Review: Before You Know It finds new edge to family dysfunction

Movie Review: Before You Know It

Soap opera star Judith Light plays to her strengths as an actress who gave up her two daughters to pursue her career, only to be reunited as an awkward family in later life. Director, actor and co-writer Hannah Pearl Utt finds a female way of communicating — wrapped in apology and accusation — that gives the unconvincing plot a jolt of novelty that serves the larger purpose.

Before You Know It

3.5/5

Starring: Hannah Pearl Utt, Jen Tullock, Judith Light, Mandy Pantinkin, Alec Baldwin

Directed by: Hannah Pearl Utt

Running time: 1 hr 38 mins

Rating: 14A

By Katherine Monk

Taking a page from Lena Dunham, who told a weird personal family story in Tiny Furniture and laid the foundation for Girls, New York theatre nerds Hannah Pearl Utt and Jen Tullock combine their family baggage and ambient anxieties to knit a dysfunctional family yarn that’s already put them on a whole new star skein.

Before You Know first broke out at Sundance earlier this year, where co-writer and director Pearl Utt explained what prompted the self-penned debut. She said the whole thing started when she and Tullock met at a birthday party. They didn’t understand each other, and had no interest in trying. Yet, everything changed when they ended up as servers on the same shift. They realized they were opposite sides of the same coin, knee-deep in a conflicted intimacy that translated perfectly to the world of sisterhood — and Before You Know It was born.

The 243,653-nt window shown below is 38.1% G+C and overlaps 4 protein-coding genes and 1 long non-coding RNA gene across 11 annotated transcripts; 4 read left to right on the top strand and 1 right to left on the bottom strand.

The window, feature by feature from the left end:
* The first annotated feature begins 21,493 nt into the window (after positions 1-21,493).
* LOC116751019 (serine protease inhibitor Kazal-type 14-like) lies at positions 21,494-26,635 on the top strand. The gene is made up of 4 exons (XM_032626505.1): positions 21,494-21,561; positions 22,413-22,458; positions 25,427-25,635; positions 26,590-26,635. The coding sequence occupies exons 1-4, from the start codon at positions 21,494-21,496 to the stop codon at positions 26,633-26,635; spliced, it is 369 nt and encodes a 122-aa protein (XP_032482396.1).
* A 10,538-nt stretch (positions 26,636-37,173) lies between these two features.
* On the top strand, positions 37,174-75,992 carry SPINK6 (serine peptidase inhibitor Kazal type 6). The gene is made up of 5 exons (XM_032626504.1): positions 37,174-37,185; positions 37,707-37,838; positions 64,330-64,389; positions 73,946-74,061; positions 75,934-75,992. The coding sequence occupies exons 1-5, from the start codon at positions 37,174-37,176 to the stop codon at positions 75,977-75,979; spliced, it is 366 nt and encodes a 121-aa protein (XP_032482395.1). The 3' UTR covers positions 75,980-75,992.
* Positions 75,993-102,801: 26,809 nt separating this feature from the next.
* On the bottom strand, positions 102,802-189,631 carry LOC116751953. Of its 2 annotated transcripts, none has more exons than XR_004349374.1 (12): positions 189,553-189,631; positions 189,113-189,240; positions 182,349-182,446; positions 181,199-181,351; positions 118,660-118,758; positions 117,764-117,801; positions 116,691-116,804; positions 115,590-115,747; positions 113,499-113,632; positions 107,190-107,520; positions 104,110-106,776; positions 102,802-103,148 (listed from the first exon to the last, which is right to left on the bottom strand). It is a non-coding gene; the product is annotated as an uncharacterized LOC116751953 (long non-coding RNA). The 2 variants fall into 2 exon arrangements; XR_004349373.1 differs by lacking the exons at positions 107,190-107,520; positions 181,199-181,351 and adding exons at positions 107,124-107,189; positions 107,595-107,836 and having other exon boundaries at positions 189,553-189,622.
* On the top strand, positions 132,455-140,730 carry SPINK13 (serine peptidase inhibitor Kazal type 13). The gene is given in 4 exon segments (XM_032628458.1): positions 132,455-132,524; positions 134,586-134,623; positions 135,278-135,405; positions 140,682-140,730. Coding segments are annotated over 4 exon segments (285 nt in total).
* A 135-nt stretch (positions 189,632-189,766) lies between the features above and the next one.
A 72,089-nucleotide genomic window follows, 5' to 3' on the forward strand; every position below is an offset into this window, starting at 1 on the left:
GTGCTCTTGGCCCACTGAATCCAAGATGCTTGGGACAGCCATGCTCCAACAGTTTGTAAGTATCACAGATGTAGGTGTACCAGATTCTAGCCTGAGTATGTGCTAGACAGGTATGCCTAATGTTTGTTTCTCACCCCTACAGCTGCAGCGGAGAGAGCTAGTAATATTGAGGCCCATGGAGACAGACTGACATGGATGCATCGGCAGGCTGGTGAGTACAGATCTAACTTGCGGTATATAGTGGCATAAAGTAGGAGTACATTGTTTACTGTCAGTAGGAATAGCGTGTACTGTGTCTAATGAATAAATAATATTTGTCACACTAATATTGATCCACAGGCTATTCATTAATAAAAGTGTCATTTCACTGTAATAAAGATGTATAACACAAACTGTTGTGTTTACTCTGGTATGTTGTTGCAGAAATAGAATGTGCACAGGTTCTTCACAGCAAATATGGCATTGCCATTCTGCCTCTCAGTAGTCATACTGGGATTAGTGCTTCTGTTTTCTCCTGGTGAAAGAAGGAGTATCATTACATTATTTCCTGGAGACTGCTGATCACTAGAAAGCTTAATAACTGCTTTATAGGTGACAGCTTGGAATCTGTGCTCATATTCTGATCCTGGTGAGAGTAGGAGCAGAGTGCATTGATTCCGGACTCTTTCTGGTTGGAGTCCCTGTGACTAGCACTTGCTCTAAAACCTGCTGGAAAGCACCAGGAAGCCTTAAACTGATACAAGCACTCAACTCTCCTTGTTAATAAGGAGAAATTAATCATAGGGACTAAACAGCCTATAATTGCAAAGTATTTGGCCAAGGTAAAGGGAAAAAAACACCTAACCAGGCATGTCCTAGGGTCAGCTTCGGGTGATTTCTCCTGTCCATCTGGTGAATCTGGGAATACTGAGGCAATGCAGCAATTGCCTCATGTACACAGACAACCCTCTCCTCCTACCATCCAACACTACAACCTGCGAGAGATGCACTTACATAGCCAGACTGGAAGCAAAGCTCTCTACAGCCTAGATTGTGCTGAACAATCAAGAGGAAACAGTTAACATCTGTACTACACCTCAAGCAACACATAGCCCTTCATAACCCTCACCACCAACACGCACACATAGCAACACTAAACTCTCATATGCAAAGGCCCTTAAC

The story of two sisters who love each other, yet find themselves competing for parental affection and affirmation, the film plays to familiar movie motifs. It’s a dysfunctional family story set in New York City’s theatre world, figures outsider characters as the leads, and focuses on the consequences of an old lie long accepted as truth.

The story of two sisters who love each other, yet find themselves competing for parental affection and affirmation, the film plays to familiar movie motifs. It’s a dysfunctional family story set in New York City’s theatre world…

Rachel (Utt) and Jackie (Tullock) grew up with their playwright dad (Mandy Patinkin), who told them their mother died when they were young. Yet, when a tragedy strikes, the 30-something siblings learn the woman who gave them life is still alive. In fact, she’s more than alive. She’s famous, having starred as the lead on a soap opera for the past three decades.